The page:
He said there is a chance “that the next Greek government, after the election on 7 July, could be much more rigid about our accession”. He also warned of growing potential for tensions with another EU neighbour, Bulgaria, as a joint expert commission working on disputed issues such as history, language or ethnicity has made little progress, due to what he said were increasingly nationalistic claims from Bulgaria.

“So then instead of a technicality, we may have political problems again… But not getting the green light would be a very bad sign for all the pro-European forces in the region, even for the countries that are already negotiating,” he said. (Zoran Radosavljevic,


Polish-US relations. As expected, Poland signed an agreement with the US to boost the presence of American military in Poland. An additional 1,000 troops will be stationed there, while the order for more than 30 F-35 fighter jets is still pending. At the same time, Donald Trump did not exclude the possibility of scrapping the visa requirement for Polish citizens coming to the US. (


Flowers and a happy minister: Slovakia (Bratislava) has succeeded in its bid to host European Labour Authority (ELA). “I am a natural optimist, but I have not expected (the victory in) the first round,” said Slovak minister of social affairs, Jan Richter, after the vote in the Council. He thanked Commissioner Marianne Thyssen with a rose bouquet in front of journalists, which the Commissioner accepted but looked somewhat taken aback by, pointing out that the decision had been made by the Council.  (Zuzana Gabrižová,


Dalia’s EU. Lithuania’s outgoing President, Dalia Grybauskaite, is eyeing one of the top EU jobs, most likely the president of the EU Council. According to  Matas Maldeikis, a Lithuanian MEP, the current Council President, Donald Tusk, is keeping Grybauskaite on the list for the post, although Poland recently raised objections to her possible candidature, citing her individualist personality. As an experienced candidate from a new member state, who has also served as an EU Commissioner, she would stand a good chance if her nomination is endorsed by Central and Eastern Europe countries. According to Maldeikis, she could be a good candidate for the post of vice president of the EU Council, foreseen to be established for the eurozone, because of her experience with the EU budget and finances. (Angele Kedaitiene,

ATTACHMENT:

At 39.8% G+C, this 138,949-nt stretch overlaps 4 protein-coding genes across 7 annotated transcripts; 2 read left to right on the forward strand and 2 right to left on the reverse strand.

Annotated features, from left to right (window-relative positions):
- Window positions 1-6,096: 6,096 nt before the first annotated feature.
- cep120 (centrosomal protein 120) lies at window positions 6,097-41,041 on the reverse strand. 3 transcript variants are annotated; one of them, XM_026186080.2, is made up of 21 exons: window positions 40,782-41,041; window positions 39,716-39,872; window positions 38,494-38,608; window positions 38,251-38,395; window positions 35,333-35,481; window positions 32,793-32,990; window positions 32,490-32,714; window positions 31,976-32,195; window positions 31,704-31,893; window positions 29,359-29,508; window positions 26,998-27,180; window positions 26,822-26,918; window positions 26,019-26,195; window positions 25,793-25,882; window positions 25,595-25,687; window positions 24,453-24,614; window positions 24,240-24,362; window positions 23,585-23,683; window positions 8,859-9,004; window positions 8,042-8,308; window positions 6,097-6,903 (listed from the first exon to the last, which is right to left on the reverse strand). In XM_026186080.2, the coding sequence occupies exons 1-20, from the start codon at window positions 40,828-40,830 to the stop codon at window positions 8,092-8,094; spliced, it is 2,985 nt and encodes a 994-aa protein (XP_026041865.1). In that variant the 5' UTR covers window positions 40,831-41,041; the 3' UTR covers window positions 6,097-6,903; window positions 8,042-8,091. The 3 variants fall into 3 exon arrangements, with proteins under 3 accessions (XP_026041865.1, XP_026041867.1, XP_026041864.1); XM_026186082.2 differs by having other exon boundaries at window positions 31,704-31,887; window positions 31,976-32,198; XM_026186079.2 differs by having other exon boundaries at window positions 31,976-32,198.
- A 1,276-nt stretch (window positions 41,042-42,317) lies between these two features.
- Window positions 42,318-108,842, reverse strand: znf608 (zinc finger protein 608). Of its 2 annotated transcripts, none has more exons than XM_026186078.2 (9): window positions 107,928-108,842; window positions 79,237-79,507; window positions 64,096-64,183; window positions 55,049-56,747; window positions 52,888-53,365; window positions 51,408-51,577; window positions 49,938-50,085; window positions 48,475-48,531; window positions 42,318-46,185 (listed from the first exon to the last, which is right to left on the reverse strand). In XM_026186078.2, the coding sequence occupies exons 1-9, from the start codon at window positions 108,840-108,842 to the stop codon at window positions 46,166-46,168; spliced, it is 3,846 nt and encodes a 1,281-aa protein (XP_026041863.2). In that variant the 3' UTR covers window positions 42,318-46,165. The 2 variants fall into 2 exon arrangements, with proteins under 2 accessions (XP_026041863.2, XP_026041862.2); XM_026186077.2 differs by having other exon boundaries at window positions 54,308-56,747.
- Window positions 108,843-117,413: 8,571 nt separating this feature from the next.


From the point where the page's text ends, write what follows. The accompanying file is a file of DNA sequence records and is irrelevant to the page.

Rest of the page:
PM eyes PSD leadership: Romania’s prime minister Viorica Dancila plans to run for president of the ruling socialist party PSD, at a party congress later this month. Dancila is serving as interim party president after former PSD chief Liviu Dragnea was jailed on corruption charges.

‘Semi-national’ pact: President Klaus Iohannis signed on Thursday a ‘national agreement’ with the opposition parties for a pro-EU Romania coalition. The parties that form the ruling coalition – PSD and ALDE – declined to sign the pact, but Iohannis said the list stays open if other political leaders change their minds. (


Automotive industry jobs in danger. Threatened US customs duties on cars would endanger 20% of exports from the Czech automotive industry and up to 25,000 jobs, the Automotive Industry Association (AutoSAP) has warned. The Czech Republic would be the fourth most affected European country, after Germany, Sweden and Slovakia, the Czech News Agency reported. (Ondřej Plevák,